On July 25, 2006, the Committee on Science in the U.S. House of Representatives held a hearing on the scientific and technical advice available to Congress. Much of the hearing focused on the Office of Technology Assessment (OTA), an agency that provided such advice to Congress from the 1970s to the 1990s, until it was shut down. Representative Rush Holt, a Democrat from New Jersey and a patent-holding research physicist, spoke about the need to replace or reinstate OTA. The following excerpt is taken from his prepared text.
Congress decided in 1995 that we didn’t need an in-house body dedicated to technological assessment. The technical assessment could come, we told ourselves (before my time here), through committee hearings, Congressional Research Service reports, experts in our district, think tanks, and the National Academy of Sciences. Now, you and I each know that members of Congress have a low comfort level with technology and are generally unable to probe beyond our personal understanding or the briefing books crafted by our staffers. In the ten years since we said these various groups would provide the technical advice we need, we have not gotten what we need in order to do the people’s work….
We do not suffer from a lack of information here on Capitol Hill, but from a lack of ability to glean the knowledge and to gauge the validity, credibility, and usefulness of the large amounts of information and advice received on a daily basis. Although we would like to believe that the scientific and technical advice and assessment provided from outside remains politically neutral, this is not necessarily the case. In general, groups tend to be slow in responding to real-time needs of members of Congress or their staffers in terms of science and technology assessment or advice, they often do not know what is happening in the halls of Congress, and have their own agendas.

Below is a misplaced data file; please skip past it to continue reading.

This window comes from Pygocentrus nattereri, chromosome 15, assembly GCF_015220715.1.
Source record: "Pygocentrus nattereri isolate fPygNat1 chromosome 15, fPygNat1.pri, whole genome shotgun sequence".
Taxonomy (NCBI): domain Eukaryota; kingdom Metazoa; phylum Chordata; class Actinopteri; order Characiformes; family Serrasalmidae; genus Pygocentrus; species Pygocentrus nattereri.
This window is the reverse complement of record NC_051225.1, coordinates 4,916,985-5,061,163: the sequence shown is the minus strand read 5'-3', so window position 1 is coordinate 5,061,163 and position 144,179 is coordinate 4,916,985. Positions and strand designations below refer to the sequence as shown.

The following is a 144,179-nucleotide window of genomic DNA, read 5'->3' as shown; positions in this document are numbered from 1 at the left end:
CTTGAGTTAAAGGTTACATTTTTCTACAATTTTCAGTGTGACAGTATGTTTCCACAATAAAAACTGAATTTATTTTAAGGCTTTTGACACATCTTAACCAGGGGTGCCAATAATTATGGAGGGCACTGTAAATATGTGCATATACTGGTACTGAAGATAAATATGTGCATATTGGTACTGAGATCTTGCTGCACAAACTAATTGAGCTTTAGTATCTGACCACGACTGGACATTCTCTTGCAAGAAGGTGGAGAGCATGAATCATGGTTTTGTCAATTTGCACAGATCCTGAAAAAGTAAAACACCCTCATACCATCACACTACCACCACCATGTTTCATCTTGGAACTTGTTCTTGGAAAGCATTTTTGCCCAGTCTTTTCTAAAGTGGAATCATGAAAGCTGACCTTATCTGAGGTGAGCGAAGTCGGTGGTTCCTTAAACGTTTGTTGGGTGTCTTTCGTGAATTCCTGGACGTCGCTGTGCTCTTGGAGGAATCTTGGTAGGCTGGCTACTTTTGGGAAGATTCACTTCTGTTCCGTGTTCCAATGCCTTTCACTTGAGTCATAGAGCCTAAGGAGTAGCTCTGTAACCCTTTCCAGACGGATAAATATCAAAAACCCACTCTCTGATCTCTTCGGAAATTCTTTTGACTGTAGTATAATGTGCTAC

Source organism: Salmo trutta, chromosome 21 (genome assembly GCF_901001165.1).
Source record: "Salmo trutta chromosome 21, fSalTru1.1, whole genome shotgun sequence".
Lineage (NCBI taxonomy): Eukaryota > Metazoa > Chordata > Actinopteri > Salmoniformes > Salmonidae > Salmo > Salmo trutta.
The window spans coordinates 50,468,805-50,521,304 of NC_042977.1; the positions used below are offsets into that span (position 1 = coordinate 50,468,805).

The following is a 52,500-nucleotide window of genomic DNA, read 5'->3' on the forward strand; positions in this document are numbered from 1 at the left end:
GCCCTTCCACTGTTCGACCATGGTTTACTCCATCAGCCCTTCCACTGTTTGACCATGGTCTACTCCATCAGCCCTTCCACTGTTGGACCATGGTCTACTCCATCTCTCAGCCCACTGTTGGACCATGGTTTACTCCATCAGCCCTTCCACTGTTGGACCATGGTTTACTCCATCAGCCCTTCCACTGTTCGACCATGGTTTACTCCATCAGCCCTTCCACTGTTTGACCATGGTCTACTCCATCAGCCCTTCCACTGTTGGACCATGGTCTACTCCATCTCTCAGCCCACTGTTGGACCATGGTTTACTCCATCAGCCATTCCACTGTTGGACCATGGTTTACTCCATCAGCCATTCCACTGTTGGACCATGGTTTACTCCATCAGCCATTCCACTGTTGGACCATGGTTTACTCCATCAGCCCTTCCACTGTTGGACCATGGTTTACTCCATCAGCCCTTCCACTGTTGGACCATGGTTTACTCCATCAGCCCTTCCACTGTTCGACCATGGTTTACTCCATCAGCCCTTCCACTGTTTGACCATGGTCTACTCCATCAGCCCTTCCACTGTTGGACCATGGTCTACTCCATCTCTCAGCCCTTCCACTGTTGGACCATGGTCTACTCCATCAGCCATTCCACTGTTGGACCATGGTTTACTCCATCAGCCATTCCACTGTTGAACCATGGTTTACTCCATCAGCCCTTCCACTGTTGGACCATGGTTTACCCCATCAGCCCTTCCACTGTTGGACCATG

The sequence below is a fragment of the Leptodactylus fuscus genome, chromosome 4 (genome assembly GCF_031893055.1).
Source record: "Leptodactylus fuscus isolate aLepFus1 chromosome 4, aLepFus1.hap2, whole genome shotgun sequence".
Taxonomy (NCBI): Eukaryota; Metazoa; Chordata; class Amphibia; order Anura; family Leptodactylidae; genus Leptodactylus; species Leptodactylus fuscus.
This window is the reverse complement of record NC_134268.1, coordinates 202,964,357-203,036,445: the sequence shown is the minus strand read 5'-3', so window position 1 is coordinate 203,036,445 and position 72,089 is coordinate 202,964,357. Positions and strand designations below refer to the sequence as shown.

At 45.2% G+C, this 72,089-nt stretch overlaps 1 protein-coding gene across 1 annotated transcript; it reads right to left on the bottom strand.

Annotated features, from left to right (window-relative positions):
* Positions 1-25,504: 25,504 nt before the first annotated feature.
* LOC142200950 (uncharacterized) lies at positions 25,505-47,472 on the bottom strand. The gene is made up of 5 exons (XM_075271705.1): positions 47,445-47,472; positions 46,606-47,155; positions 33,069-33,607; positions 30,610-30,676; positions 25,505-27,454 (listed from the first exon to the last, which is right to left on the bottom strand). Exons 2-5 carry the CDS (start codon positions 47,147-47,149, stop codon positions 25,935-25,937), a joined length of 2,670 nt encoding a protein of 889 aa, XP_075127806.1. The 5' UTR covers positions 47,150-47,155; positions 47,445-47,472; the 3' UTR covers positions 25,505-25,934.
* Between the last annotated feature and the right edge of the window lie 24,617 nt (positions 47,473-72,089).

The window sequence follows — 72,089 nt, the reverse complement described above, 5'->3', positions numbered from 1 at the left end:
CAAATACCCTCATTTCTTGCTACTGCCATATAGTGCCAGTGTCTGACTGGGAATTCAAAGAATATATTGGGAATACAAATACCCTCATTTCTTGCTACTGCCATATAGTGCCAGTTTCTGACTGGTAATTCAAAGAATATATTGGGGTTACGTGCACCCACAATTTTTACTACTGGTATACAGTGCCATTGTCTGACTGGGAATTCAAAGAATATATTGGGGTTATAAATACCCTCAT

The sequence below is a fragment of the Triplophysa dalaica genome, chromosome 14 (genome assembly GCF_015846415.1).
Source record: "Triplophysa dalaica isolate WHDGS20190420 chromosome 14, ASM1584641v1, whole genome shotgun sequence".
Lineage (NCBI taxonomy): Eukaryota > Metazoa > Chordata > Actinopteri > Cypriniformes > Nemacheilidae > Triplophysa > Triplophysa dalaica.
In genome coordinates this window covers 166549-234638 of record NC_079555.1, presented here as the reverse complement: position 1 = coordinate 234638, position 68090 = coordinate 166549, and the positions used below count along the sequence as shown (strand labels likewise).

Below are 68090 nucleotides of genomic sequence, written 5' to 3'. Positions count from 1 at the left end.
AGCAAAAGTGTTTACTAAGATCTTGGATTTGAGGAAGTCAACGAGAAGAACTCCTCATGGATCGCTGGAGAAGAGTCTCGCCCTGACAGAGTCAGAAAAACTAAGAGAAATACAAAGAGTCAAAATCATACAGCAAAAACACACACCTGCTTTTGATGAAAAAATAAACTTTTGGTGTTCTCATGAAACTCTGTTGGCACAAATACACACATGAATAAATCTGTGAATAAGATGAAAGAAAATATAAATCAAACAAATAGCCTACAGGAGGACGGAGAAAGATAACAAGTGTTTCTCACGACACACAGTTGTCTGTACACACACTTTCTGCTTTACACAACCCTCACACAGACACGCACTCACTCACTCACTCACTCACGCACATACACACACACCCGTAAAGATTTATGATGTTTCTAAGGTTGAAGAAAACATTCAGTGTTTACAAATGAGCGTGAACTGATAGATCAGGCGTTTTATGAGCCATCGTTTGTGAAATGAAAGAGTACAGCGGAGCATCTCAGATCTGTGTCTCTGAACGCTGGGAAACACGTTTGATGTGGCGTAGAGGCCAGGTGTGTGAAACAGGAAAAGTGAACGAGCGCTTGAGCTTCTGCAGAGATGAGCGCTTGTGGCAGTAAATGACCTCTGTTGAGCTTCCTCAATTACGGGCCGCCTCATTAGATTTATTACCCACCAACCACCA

There are real gaps in what Congress gets. We are not getting what we need. We need unbiased technical and scientific assessments in a congressional timeframe by those who are familiar with the functions, the language, and the workings of Congress….
Why is this of such importance to Congress? Why do we need specialized, in-house scientific and technical assessments and advice? I can think of three compelling reasons: science and technology pervade almost all issues before us, including many that are not recognized explicitly as technology issues; the language and technologies are specialized and complex, and require translation for members and their staffs; and members think science and technology are for scientists and technologists, thus avoiding science and technology themselves.
Every member is aware of the social, economic, moral, and political aspects of each of the issues before us. Not so with scientific and technological aspects of the issues before us. Members duck those aspects of the issues, flee them, ignore them, and, perhaps most often, march off oblivious to them….
We, each day when we cast our vote, are deciding the future of our nation; we are deciding the future for our children, our grandchildren, and our great-grandchildren. We are creating a legacy for which history will hold us accountable…. In our technologically advanced, short-focused society, we have lost long-term vision.